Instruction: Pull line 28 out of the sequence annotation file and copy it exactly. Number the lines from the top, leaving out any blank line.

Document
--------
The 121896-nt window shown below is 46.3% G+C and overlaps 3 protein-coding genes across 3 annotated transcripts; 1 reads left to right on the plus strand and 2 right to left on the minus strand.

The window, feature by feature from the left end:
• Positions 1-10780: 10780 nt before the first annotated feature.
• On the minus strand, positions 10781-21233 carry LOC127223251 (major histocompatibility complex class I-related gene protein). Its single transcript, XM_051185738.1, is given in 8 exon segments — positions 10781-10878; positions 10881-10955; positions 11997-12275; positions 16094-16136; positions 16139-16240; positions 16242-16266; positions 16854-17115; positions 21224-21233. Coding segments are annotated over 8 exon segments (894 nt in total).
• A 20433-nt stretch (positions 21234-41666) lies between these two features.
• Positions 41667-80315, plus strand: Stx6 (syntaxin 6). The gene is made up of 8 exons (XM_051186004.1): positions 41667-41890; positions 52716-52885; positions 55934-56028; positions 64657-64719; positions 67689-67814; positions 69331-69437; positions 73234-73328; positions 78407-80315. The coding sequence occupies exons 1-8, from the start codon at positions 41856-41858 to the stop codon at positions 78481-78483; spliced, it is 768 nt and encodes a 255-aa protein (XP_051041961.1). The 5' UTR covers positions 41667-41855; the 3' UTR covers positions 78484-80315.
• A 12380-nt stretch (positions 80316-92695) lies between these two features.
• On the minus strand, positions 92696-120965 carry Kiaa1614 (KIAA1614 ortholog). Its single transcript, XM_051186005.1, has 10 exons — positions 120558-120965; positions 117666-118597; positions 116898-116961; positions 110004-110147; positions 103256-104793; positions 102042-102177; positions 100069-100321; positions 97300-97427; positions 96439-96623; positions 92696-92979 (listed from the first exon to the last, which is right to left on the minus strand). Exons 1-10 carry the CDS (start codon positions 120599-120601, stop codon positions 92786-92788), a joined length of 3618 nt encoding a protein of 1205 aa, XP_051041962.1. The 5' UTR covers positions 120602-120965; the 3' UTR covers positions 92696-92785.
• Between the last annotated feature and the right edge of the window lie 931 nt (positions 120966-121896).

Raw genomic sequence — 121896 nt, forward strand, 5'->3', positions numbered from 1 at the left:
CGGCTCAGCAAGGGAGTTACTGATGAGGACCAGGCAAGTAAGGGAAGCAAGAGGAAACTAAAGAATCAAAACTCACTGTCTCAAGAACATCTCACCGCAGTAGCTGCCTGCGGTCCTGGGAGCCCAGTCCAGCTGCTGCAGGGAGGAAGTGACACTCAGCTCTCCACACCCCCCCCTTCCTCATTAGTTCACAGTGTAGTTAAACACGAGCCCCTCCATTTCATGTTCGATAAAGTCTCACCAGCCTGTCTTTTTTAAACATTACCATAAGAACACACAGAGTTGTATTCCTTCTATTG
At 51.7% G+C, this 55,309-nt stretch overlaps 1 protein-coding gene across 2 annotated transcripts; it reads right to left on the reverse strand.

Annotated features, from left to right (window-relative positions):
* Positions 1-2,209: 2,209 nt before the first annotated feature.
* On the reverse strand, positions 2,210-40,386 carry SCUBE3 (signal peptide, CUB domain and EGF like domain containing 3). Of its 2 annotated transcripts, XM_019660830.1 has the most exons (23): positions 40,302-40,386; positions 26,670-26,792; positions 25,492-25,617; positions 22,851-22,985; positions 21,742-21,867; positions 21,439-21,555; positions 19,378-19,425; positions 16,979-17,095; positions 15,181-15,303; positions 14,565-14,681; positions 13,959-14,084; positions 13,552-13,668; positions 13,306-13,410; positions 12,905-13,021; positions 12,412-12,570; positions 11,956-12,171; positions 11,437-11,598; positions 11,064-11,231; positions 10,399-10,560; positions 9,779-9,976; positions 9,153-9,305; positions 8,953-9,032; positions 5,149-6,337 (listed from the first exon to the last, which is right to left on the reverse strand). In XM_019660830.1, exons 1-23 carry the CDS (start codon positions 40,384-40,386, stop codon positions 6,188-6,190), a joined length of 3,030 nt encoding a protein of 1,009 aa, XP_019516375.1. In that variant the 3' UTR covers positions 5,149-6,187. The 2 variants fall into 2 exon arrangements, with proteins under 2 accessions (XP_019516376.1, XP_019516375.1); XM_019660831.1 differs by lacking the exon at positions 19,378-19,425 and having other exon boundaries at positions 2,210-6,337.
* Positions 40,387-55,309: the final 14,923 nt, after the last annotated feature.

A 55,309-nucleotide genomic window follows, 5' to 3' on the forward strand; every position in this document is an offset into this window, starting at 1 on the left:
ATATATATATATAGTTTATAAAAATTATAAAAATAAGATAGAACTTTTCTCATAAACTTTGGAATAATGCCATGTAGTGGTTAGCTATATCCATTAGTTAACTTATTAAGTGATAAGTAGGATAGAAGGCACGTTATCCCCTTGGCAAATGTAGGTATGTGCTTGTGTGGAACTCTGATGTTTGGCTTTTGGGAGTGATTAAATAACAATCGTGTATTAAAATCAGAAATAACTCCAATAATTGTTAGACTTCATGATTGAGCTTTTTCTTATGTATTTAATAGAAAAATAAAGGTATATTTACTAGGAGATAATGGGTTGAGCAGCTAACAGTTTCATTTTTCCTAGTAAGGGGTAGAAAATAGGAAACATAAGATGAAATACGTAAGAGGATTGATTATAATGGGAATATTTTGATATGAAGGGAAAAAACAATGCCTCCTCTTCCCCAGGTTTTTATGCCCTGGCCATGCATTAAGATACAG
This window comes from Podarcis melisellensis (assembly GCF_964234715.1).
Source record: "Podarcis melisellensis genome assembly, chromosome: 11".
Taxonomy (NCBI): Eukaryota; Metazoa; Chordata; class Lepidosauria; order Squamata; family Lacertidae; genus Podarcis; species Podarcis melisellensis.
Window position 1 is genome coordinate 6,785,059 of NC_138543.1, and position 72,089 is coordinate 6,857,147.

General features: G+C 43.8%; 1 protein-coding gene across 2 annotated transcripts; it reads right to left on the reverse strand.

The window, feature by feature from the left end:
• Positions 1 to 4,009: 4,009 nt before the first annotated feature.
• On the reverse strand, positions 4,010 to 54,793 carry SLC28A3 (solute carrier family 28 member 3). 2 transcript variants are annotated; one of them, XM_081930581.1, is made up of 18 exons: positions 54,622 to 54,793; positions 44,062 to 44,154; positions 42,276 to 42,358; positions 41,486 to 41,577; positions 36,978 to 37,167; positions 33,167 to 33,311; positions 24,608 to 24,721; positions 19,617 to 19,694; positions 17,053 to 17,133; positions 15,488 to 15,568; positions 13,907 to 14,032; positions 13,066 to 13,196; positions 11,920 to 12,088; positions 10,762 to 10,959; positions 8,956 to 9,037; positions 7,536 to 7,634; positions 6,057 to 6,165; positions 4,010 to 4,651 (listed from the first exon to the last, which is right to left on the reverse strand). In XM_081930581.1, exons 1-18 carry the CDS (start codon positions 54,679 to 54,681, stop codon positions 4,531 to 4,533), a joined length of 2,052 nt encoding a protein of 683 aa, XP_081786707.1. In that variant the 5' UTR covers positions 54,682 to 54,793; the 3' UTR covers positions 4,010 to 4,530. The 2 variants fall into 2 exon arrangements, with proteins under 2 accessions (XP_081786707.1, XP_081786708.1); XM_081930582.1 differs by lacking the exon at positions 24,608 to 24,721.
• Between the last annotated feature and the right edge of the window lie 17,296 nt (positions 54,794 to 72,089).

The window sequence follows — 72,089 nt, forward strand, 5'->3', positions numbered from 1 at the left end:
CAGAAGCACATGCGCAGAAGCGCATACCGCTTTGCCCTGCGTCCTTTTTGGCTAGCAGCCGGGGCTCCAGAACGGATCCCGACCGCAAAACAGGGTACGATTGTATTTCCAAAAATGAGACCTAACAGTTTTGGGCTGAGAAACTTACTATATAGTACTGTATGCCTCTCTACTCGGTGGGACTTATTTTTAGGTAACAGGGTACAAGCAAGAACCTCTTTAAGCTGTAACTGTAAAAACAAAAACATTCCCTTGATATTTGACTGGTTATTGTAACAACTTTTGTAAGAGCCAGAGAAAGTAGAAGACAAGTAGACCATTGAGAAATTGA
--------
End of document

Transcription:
The window sequence follows — 72,089 nt, forward strand, 5'->3', positions numbered from 1 at the left end: